Many divine healing services succeed in encouraging people by instilling a sense of hope. Hope is hard to grasp for those who continually struggle due to a physical malady, lack financial means for the most elementary of provisions such as medications, dental work, food, or employment, or hurting through a divorce, death, or many other reasons. These are situations where many have quietly given up on life and live in the shadows. Many testimonies in healing services attest to overcoming such obstacles and finding the experience as a place for a new kick-start in life.
The psychological help and inspiration of a divine hope appear to be an excellent argument for divine healing services. However, these aren’t miracles. They are words of encouragement.
These last two arguments gloss over the severe trust broken by faith healers and ignore the ominous task of rebuilding it.
A structural framework is required to re-establish trust and Aquinas is a good beginning. If the present stage events continue without any revision, the Charismatic Church will increasingly be marginalized and mocked by the greater society. This marginalization is a grievous place to exist. It especially negates all the other positive social contributions made by Charismatics to society in other areas.
- Origen, Against Celsus. As found in The Writings of Origen. Translated by the Rev. Frederick Crombie. Vol. II. Origen Contra Celsum. Edinburgh: T & T Clark. 1872. Pg. 426. For Chrysostom see the footnote below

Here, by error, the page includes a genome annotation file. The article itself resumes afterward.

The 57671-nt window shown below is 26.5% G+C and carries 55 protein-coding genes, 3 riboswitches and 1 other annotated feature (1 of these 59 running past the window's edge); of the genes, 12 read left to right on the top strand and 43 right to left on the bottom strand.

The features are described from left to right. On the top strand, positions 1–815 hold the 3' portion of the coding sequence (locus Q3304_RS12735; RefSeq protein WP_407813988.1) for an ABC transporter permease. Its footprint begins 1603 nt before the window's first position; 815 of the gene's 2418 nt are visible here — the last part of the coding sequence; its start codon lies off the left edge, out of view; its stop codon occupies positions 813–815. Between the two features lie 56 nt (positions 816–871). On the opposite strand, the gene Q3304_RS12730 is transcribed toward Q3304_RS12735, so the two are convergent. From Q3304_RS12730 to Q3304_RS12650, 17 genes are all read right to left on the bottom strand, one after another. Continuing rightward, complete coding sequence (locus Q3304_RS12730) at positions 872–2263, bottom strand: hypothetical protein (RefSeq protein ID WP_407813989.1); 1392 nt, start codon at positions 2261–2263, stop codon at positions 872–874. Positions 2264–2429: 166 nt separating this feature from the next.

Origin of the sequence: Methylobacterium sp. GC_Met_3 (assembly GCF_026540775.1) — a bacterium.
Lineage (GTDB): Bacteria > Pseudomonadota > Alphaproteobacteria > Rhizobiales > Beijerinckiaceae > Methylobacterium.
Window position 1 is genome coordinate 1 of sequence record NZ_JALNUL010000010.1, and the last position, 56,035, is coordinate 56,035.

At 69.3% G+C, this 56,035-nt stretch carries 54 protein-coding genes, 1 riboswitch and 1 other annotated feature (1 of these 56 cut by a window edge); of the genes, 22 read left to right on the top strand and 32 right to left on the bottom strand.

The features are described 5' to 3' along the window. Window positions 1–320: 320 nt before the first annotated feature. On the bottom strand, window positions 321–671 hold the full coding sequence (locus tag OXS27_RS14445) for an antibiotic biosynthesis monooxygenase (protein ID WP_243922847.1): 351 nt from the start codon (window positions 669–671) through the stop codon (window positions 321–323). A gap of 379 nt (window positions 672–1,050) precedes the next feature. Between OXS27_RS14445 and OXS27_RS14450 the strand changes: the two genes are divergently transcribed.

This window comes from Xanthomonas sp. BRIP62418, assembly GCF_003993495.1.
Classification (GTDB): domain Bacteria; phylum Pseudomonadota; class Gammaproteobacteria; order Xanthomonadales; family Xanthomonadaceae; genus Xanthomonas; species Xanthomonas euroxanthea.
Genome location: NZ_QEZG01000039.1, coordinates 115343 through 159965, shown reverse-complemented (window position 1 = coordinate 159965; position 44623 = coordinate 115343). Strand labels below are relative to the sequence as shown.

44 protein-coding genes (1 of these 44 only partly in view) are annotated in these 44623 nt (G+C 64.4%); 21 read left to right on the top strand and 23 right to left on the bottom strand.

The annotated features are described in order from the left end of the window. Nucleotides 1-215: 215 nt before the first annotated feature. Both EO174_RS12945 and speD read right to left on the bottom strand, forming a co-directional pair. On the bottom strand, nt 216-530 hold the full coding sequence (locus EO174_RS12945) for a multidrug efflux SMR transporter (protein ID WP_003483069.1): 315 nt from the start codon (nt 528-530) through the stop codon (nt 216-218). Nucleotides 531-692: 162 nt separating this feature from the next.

- Homily on Matthew 9:32 See also: Chrysostom on the Doctrine of Tongues which covers Chrysostom’s beliefs regarding miracles.
- Thomas Aquinas. Contra Gentils. 101 “On Miracles.” http://dhspriory.org/thomas/ContraGentiles3b.htm#101
- David Hume. An Enquiry Concerning Human Understanding. Reprinted from the posthumous edition of 1777 with introduction, comparative tables of contents, and analytical index by L.A. Selby-Bigge. http://www.gutenberg.org/files/9662/9662-h/9662-h.htm
- IBID Hume. An Enquiry Concerning Human Understanding.
- William Lecky. History of the rise and influence of the spirit of rationalism in Europe, Volume 1. New York: D. Appleton and Company. 1888. Pg. 157
- Summa Theologiae: Question 178
- This quote plus the one above found at: Summa Theologiae, Pars I, q. 105, aa. 6-8
- Contra Gentiles: 101